One thing had remained elusive for me after six-and-a-half years worth of visits to my fiance’s hometown of International Falls, Minnesota.
Actually stepping foot in nearby Voyageurs National Park.
That’s because it is a park you can’t easily “step foot” in, unless you have a boat to take you around. Outside of a winter visit to their headquarters (a stone’s throw from her family’s house), I’d never really visited the actual park.
Voyageurs is a massive park tucked away in some of the most remote areas of Northern Minnesota. Short summers and difficult access means most of the park is out of reach for your typical tourist. Sure, the park service offers tours, but if you want to explore a bit on your own, you’re essentially left to your own devices, and a good majority of travelers don’t have the feasible means or desire to bring a boat or snowmobile everywhere they go.
So the easiest way to explore Voyageurs? Know somebody with a boat. That somebody is Breeah’s brother – who purchased his first boat this year and generously took us on a ride around the entire northern end of the Kabetogema Peninsula, from the mouth of the Rainy River to the end of Rainy Lake, at the historic Kettle Falls Hotel, which also doubles as a local watering hole and restaurant. Out there the only parking lot is a boat dock and the only wheeled vehicles are golf carts. Heck, I’d be willing to argue that Kettle Falls is one of the furthest hotels in America from an interstate highway, so add-in the need for a good, long boat ride and you’re in true “out there” territory.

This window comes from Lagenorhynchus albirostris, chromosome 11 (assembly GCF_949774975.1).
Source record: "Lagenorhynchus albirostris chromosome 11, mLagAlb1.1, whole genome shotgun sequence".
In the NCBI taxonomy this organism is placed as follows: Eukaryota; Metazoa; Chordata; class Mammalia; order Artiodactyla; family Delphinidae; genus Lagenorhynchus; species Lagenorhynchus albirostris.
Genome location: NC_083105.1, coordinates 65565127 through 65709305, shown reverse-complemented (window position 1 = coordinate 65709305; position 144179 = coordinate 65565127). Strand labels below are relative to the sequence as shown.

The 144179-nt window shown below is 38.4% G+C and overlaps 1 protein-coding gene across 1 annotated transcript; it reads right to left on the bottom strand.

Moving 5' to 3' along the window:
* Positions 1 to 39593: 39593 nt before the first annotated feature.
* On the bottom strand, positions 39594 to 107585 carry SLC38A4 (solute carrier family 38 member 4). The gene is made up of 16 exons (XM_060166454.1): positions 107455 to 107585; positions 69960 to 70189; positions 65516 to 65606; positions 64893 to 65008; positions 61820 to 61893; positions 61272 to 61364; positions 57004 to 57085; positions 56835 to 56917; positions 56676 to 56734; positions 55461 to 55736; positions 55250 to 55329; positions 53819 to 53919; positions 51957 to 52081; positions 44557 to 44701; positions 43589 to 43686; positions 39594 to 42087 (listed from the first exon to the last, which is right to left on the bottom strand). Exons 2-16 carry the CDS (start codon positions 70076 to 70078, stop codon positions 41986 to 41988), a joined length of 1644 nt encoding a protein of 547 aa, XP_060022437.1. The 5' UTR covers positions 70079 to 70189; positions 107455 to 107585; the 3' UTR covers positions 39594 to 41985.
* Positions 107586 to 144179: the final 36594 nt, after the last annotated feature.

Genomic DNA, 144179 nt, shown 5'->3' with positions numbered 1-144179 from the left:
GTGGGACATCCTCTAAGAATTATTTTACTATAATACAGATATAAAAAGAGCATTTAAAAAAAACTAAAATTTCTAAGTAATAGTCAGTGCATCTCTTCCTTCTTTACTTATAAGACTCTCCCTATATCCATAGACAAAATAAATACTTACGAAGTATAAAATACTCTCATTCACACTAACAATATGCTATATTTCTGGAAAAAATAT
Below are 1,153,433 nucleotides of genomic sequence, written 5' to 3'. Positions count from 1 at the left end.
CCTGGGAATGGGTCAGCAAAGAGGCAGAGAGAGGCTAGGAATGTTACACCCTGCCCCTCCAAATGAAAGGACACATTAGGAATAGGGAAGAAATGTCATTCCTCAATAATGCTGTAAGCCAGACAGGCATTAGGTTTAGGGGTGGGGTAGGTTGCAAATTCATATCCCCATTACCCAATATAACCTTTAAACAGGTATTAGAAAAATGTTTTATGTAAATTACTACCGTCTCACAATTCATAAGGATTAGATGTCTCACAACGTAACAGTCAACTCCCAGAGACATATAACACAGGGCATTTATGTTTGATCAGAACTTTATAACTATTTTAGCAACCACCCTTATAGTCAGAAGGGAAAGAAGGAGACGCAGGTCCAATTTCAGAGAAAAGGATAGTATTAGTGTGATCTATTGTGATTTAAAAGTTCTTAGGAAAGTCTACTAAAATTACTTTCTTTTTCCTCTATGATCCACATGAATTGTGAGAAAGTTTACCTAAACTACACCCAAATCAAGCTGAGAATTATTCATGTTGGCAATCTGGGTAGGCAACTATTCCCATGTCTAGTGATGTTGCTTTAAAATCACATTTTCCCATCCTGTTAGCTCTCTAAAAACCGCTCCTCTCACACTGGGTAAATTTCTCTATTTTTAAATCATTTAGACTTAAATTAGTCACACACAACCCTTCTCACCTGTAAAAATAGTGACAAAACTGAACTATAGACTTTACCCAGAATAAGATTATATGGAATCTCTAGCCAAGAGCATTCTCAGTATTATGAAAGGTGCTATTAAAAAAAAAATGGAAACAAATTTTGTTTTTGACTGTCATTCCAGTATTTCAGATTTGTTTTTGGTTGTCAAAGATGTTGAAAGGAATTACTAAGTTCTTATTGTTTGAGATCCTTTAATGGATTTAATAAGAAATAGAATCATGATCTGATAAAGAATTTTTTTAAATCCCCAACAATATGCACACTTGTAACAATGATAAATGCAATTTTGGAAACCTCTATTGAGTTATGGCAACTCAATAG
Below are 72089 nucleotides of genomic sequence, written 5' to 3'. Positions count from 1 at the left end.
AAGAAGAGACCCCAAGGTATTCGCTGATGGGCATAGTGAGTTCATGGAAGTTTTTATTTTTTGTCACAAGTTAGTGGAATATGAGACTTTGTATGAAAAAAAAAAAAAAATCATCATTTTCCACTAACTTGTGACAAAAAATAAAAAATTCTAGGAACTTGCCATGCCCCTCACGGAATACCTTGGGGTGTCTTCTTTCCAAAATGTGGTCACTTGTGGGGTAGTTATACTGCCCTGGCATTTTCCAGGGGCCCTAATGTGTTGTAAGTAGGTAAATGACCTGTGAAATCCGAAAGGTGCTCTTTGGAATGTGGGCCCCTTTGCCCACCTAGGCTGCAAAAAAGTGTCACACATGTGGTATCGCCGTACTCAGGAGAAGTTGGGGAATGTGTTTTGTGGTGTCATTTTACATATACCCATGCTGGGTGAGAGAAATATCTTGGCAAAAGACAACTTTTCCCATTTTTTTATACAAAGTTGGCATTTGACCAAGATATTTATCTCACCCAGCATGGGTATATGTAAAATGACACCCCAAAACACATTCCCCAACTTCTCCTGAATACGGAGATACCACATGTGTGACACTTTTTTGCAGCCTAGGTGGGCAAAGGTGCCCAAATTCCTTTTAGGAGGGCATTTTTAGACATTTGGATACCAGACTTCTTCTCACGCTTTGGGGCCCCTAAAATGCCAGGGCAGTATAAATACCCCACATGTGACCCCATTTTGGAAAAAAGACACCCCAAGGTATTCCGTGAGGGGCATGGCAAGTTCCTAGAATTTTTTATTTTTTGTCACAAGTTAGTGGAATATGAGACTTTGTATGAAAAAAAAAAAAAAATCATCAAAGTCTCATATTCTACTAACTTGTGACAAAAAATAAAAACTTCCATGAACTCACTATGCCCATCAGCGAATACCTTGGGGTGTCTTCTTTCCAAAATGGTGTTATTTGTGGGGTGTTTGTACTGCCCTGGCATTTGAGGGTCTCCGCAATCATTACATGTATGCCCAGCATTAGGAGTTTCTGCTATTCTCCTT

The park’s history and name origins coincide with with the European fur trading routes of the 17th and 18th centuries. Voyageurs were literally French-Canadian fur traders, who forged passageways through the islands dotted throughout the area. Today the park blends together a rare mix seemingly endless supply of freshwater, rugged, forested islands and a real element of escapism, not to mention the geographical curiosities of the park’s nearby border with Canada. The park’s generally difficult accessibility keeps it wild and remote, a haven for the locals who live up here and the more hardy tourists who don’t mind leaving most amenities behind.
Take a look at a few more photos from our trip below: